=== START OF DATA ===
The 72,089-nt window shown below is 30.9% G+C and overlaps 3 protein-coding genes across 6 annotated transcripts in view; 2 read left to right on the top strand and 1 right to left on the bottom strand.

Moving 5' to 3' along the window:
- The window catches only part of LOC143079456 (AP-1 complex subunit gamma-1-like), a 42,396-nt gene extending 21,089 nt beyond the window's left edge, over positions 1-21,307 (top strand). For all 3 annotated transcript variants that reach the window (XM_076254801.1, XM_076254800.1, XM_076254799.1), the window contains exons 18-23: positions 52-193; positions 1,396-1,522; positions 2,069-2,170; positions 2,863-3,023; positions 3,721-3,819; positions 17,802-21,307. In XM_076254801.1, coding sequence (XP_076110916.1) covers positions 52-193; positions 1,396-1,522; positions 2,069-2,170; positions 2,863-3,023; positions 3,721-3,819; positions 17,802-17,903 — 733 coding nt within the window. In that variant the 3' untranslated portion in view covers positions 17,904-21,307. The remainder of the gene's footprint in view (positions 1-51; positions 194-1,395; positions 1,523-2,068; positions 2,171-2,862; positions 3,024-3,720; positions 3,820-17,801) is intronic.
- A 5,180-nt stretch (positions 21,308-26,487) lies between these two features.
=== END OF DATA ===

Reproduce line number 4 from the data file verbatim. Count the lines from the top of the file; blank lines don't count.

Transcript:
- A 5,180-nt stretch (positions 21,308-26,487) lies between these two features.